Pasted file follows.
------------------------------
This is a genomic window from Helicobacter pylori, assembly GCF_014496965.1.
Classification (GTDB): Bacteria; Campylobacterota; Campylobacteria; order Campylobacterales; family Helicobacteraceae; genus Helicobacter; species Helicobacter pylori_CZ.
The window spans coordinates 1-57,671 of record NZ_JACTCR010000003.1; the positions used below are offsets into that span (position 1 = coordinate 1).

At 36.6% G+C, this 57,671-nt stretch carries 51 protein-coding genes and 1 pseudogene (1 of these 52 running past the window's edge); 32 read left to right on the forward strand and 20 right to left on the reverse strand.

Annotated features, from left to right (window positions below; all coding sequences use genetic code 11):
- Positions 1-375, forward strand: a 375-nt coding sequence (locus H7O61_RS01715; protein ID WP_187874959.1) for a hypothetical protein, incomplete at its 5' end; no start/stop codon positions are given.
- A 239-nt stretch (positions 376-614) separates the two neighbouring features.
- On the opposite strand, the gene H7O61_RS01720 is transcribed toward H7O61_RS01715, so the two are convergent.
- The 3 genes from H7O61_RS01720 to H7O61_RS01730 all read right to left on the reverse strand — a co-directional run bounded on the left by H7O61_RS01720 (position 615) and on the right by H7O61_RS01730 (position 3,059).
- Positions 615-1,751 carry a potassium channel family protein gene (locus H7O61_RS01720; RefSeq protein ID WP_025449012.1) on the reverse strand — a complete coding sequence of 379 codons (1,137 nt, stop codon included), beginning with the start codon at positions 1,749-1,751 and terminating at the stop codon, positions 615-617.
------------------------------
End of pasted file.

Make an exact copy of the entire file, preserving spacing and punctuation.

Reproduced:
This is a genomic window from Helicobacter pylori, assembly GCF_014496965.1.
Classification (GTDB): Bacteria; Campylobacterota; Campylobacteria; order Campylobacterales; family Helicobacteraceae; genus Helicobacter; species Helicobacter pylori_CZ.
The window spans coordinates 1-57,671 of record NZ_JACTCR010000003.1; the positions used below are offsets into that span (position 1 = coordinate 1).

At 36.6% G+C, this 57,671-nt stretch carries 51 protein-coding genes and 1 pseudogene (1 of these 52 running past the window's edge); 32 read left to right on the forward strand and 20 right to left on the reverse strand.

Annotated features, from left to right (window positions below; all coding sequences use genetic code 11):
- Positions 1-375, forward strand: a 375-nt coding sequence (locus H7O61_RS01715; protein ID WP_187874959.1) for a hypothetical protein, incomplete at its 5' end; no start/stop codon positions are given.
- A 239-nt stretch (positions 376-614) separates the two neighbouring features.
- On the opposite strand, the gene H7O61_RS01720 is transcribed toward H7O61_RS01715, so the two are convergent.
- The 3 genes from H7O61_RS01720 to H7O61_RS01730 all read right to left on the reverse strand — a co-directional run bounded on the left by H7O61_RS01720 (position 615) and on the right by H7O61_RS01730 (position 3,059).
- Positions 615-1,751 carry a potassium channel family protein gene (locus H7O61_RS01720; RefSeq protein ID WP_025449012.1) on the reverse strand — a complete coding sequence of 379 codons (1,137 nt, stop codon included), beginning with the start codon at positions 1,749-1,751 and terminating at the stop codon, positions 615-617.